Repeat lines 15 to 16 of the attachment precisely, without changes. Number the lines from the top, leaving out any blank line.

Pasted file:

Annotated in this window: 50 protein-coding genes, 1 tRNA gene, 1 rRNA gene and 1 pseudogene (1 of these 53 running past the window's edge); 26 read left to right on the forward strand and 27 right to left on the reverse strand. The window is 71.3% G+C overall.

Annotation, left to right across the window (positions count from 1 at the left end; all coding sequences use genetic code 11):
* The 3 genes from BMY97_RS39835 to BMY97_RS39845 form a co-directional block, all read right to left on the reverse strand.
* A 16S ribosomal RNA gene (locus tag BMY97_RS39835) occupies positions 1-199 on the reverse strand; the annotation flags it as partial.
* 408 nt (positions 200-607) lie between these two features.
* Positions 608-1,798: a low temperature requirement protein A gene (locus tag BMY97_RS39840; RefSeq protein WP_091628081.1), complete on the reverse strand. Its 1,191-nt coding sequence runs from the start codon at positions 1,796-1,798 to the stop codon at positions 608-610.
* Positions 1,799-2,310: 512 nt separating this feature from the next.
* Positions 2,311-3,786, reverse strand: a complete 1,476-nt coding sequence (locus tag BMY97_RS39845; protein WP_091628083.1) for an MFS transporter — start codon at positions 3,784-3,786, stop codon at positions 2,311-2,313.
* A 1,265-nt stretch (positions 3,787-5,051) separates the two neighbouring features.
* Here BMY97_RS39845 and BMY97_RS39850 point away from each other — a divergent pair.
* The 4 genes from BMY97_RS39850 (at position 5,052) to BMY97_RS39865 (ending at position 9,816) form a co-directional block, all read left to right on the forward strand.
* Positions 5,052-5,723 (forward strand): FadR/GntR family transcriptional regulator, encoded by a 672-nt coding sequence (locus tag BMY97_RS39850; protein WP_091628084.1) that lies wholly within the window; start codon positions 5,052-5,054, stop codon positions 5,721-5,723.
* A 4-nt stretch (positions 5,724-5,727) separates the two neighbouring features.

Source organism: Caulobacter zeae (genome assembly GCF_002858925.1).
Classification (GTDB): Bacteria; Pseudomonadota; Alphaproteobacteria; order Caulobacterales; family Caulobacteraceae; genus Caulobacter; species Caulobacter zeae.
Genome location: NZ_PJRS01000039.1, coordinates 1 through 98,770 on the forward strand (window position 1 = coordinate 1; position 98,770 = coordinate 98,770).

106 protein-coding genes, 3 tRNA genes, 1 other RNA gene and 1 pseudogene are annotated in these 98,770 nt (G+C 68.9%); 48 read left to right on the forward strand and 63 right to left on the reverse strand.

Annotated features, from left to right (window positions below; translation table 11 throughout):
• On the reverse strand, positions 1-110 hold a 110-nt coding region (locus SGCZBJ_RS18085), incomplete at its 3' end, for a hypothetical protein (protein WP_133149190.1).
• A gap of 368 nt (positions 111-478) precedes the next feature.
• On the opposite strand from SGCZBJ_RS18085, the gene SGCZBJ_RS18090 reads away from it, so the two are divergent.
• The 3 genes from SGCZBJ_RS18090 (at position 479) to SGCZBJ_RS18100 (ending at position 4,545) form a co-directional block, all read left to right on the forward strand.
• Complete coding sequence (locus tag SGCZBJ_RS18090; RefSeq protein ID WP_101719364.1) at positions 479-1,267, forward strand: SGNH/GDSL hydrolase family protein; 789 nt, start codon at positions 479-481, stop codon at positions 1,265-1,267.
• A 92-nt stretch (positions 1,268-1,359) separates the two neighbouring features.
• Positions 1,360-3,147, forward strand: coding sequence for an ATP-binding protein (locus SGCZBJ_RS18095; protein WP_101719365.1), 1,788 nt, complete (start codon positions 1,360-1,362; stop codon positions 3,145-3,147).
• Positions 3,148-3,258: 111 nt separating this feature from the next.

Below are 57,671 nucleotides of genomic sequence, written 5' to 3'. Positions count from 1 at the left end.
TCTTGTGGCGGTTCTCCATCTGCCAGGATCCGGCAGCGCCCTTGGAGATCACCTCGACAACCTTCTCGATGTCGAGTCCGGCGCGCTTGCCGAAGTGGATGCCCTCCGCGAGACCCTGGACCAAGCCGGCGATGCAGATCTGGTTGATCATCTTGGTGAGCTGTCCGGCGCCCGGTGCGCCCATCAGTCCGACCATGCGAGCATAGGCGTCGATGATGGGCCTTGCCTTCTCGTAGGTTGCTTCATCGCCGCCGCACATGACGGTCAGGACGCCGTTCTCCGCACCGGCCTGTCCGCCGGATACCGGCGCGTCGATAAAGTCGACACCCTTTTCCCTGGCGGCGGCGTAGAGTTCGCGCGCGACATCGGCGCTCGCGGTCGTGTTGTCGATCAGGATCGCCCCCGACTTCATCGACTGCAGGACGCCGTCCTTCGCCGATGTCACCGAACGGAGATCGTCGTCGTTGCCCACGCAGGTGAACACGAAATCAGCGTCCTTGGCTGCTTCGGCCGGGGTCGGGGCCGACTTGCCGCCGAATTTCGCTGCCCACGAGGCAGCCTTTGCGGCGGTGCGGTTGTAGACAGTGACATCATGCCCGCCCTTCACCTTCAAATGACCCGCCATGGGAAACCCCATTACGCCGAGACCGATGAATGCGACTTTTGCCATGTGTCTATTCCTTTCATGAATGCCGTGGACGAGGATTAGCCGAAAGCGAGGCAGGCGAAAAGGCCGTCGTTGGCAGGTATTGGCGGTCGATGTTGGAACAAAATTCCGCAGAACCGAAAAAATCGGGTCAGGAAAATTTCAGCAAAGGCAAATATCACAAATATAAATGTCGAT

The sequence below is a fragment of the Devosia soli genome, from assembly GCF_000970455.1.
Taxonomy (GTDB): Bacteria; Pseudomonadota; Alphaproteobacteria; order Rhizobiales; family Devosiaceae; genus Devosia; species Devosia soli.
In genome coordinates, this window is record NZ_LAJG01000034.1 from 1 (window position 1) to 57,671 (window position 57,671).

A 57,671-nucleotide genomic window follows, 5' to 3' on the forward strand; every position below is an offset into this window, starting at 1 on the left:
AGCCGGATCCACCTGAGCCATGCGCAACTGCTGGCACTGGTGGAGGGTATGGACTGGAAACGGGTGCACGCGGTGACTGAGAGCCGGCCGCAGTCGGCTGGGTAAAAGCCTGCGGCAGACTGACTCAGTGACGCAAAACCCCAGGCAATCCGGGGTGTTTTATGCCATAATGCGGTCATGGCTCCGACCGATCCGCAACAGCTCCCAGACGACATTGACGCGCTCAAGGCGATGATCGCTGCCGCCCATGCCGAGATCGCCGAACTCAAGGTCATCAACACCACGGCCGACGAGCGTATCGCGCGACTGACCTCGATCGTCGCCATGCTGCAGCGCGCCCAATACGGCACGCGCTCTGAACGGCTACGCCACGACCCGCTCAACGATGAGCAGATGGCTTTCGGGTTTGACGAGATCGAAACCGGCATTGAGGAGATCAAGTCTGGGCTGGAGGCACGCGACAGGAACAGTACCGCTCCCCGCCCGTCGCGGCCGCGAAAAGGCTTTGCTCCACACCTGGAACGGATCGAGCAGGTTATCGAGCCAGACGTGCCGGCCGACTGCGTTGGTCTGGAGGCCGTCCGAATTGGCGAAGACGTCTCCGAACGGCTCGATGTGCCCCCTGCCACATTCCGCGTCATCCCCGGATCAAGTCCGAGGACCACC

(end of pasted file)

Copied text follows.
Classification (GTDB): Bacteria; Pseudomonadota; Alphaproteobacteria; order Caulobacterales; family Caulobacteraceae; genus Caulobacter; species Caulobacter zeae.
Genome location: NZ_PJRS01000039.1, coordinates 1 through 98,770 on the forward strand (window position 1 = coordinate 1; position 98,770 = coordinate 98,770).